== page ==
Best Practices & Tips For Getting Your Junk Insurance Refund



Hidden costs are a genuine issue, and insurance policies are no different. If the fine print is taking a little too much out of your pocket, you may be a victim of junk insurance practices. Here’s what you can do to fix that.

Understand what junk insurance is

While additional fees are always annoying, junk insurance is outright unethical. It is the practice of stacking an agreement with various clauses and conditions that aren’t likely to ever come about, but still have to be paid for. Think of them as extensions to your insurance package, except they’re entirely useless to you. Sometimes they take the form of policies that sound sensible, but which you’d never be able to claim on. Sometimes they’re worded vaguely, slipped in between regular clauses, so you’re not even aware that they’re there to begin with. If you need some help navigating the jargon, watch out for the phrase “add-on insurance.”

Identify if you’ve been paying it

You can clarify your suspicions by looking at your old loan statements or credit card statements. Request copies from your bank if you don’t already have a personal archive. Read through the policies and see if you catch any junk legalese.

Some phrases to look for are:

  • * Extended warranty

  • Mechanical breakdown insurance

  • GAP insurance/ Guaranteed Asset Protection

  • Consumer credit insurance/ CCI

  • Loan protection

  • Loan termination insurance

  • Mortgage protection

  • Contents insurance

If you find any of these, you may have a basis for claiming a refund. Double-check what you’ve paid and what it covers. If you believe that you’ve been charged useless unethical fees, consult an expert on how to get junk insurance back.

Understand the different types

These unwanted fees come in several different categories. These are the most common ones:

  • Consumer credit insurance (CCI)

This type of junk comes with things like vehicle loans, home loans, personal loans, and credit cards. It’s typically sold by insurance companies and banks. In theory, it should cover you if you can’t make your minimum monthly repayment - for example, if you’re sick, injured, become unemployed, or still have outstanding loans when you pass away. In practice, CCI is entirely optional and you can exclude it when you apply for a loan or credit card. Many sellers don't tell you this, however, or they pressure you into signing up for it.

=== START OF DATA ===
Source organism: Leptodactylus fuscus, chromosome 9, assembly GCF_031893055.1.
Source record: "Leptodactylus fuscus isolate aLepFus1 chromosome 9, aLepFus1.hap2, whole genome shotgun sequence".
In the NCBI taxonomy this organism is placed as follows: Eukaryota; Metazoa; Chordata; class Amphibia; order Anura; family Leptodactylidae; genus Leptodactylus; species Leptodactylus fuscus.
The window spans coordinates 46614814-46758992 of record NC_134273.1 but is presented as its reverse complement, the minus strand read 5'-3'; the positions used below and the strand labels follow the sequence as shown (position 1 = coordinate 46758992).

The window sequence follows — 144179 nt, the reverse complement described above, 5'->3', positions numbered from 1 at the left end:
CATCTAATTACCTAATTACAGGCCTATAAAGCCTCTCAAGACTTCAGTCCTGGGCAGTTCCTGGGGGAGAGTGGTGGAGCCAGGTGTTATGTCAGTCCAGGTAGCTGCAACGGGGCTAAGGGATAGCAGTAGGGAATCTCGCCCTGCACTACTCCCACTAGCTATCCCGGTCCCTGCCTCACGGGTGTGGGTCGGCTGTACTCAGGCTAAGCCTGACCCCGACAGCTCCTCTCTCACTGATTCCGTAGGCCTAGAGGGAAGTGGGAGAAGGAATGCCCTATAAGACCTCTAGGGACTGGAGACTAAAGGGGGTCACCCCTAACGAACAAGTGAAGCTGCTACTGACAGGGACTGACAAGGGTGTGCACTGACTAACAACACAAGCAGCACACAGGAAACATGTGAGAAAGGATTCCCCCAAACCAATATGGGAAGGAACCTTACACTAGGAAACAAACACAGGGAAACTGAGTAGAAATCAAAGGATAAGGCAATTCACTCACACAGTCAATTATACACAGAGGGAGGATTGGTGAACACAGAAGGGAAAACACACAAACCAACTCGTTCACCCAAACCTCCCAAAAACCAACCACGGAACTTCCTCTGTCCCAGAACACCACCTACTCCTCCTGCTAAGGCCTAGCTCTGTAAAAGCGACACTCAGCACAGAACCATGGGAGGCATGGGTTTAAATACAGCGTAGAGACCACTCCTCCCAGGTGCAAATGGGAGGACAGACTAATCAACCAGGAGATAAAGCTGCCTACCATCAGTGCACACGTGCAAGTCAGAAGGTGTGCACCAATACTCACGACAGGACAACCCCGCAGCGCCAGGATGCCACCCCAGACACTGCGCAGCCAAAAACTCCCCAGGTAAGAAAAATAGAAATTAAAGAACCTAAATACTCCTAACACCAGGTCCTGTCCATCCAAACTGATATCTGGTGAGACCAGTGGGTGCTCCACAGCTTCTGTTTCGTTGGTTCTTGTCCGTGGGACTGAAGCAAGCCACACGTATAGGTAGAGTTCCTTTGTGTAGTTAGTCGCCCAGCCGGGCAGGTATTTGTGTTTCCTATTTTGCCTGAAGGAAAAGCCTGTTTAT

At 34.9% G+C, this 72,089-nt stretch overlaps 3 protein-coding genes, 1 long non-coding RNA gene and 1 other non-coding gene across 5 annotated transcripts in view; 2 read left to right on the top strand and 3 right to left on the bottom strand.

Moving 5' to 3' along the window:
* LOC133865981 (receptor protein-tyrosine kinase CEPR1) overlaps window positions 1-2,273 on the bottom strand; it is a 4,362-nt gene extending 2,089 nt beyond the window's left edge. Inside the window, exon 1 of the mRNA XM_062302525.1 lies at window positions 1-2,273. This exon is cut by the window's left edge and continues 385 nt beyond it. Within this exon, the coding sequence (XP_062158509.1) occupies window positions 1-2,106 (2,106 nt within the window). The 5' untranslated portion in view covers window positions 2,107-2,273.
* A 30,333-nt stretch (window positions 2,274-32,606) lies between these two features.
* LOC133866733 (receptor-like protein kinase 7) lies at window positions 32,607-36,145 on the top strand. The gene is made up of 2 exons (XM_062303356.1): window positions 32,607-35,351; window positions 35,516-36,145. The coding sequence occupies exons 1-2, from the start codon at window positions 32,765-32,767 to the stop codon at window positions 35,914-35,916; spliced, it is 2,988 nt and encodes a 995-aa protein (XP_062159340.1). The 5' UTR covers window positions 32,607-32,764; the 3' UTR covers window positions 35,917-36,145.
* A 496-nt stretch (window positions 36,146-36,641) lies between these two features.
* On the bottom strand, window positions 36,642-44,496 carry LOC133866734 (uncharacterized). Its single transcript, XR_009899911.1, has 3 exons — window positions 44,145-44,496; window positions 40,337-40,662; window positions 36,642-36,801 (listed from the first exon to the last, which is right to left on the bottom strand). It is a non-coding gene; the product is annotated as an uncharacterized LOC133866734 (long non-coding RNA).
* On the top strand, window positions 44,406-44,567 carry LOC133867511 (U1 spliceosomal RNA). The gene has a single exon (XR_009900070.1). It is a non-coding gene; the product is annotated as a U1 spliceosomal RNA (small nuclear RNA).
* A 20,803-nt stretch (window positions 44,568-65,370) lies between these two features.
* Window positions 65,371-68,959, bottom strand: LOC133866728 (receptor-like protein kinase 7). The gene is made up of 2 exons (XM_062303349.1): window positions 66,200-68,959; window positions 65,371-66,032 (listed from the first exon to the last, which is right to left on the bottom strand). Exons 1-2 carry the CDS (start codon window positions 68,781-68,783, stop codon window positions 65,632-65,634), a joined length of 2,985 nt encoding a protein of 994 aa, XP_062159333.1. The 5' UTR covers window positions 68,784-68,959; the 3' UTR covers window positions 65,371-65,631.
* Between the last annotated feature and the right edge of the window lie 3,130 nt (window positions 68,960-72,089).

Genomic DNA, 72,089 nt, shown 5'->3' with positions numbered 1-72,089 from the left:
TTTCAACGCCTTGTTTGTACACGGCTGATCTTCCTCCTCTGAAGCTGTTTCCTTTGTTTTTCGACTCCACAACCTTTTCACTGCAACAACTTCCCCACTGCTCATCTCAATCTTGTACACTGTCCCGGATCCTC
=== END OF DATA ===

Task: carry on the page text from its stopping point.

• Guaranteed asset protection (a.k.a. GAP insurance)

This is a type of vehicle insurance clause. As the name implies, it’s supposed to cover a gap - the difference between the price of your vehicle at the moment of purchase and the moment when you claim the insurance on it. Let’s put that into context. If your car is damaged in an accident, your insurance company will pay you only its market price at that time. This is usually less than the loan you took out to buy it. That’s the difference that GAP is supposed to cover. However, it only applies if you have a comprehensive insurance policy on your vehicle. If you don’t, you shouldn’t have been sold GAP either.

  • Mechanical breakdown insurance (MBI, a.k.a. extended warranty)

MBI is so ubiquitous that it even became a meme format: “We’ve been trying to reach you about your car’s extended warranty.” It works as a simple trade: you purchase some goods that have a warranty. Your warranty provider agrees to replace or repair parts of those goods if they fail or are proven to be defective within the period specified by the warranty. In return for that guarantee, you pay a fee. The catch here is that it’s only practical for brand-new goods. If you buy something second-hand, chances are that the warranty will have so many exceptions and exclusions as to be useless. You’d be paying for a service that you wouldn’t be allowed to claim.

Look for a list of common offenders

If you’re changing your insurance provider or choosing one for the first time, do a little background check. Visit the website (or call an office) of a regulatory body, such as a Securities and Investments Commission (or whatever your governmental equivalent is called).

They should have a database of insurance companies, banks, warranty providers, vehicle dealers, etc. who have been caught selling junk policies to consumers. Make sure the institution you’re considering isn’t on that list. Additionally, you could research recent legal proceedings in your area and see which financial houses to steer clear of.

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